Fossil water is essentially nonrenewable, similar to oil, as fossil aquifers formed thousands ago, undisturbed, in different climates. It could be replenished if left completely alone for thousands more years, but considering the unlikelihood of that, and the painfully slow rate of recharge, it is fair to call it a nonrenewable resource.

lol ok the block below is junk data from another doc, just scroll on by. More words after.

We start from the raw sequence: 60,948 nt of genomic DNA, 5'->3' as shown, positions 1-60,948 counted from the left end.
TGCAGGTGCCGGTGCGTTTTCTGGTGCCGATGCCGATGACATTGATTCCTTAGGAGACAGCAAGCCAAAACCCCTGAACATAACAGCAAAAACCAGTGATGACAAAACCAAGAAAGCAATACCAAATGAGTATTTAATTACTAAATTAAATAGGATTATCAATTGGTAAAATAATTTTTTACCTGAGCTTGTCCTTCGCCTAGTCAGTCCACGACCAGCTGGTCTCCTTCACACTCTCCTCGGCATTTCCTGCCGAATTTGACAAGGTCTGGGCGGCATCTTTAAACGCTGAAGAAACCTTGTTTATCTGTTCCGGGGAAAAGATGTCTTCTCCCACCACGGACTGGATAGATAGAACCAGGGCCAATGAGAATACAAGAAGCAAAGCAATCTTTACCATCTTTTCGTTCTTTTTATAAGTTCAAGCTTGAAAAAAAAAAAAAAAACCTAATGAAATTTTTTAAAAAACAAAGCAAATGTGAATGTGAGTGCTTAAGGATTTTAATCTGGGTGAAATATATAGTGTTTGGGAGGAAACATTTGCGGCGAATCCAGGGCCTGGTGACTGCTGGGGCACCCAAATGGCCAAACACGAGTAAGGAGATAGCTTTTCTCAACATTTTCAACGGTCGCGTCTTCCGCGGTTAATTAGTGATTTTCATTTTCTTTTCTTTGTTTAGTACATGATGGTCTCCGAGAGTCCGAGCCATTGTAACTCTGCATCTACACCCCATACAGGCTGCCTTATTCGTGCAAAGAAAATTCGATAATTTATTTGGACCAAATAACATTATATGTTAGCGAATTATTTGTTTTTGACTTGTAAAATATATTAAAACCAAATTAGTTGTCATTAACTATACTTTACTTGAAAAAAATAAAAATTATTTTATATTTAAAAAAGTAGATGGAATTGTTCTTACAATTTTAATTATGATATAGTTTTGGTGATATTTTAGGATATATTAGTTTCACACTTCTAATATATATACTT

Fossil water could be replenished by directly injecting water into the depleted basin. However, this would be extremely impractical, time consuming, and costly. If potable water was already being produced at a facility, it would be far more practical to distribute the water to where it was needed immediately or store it in easier to access man made basins, rather than a larger, hard to access natural one.
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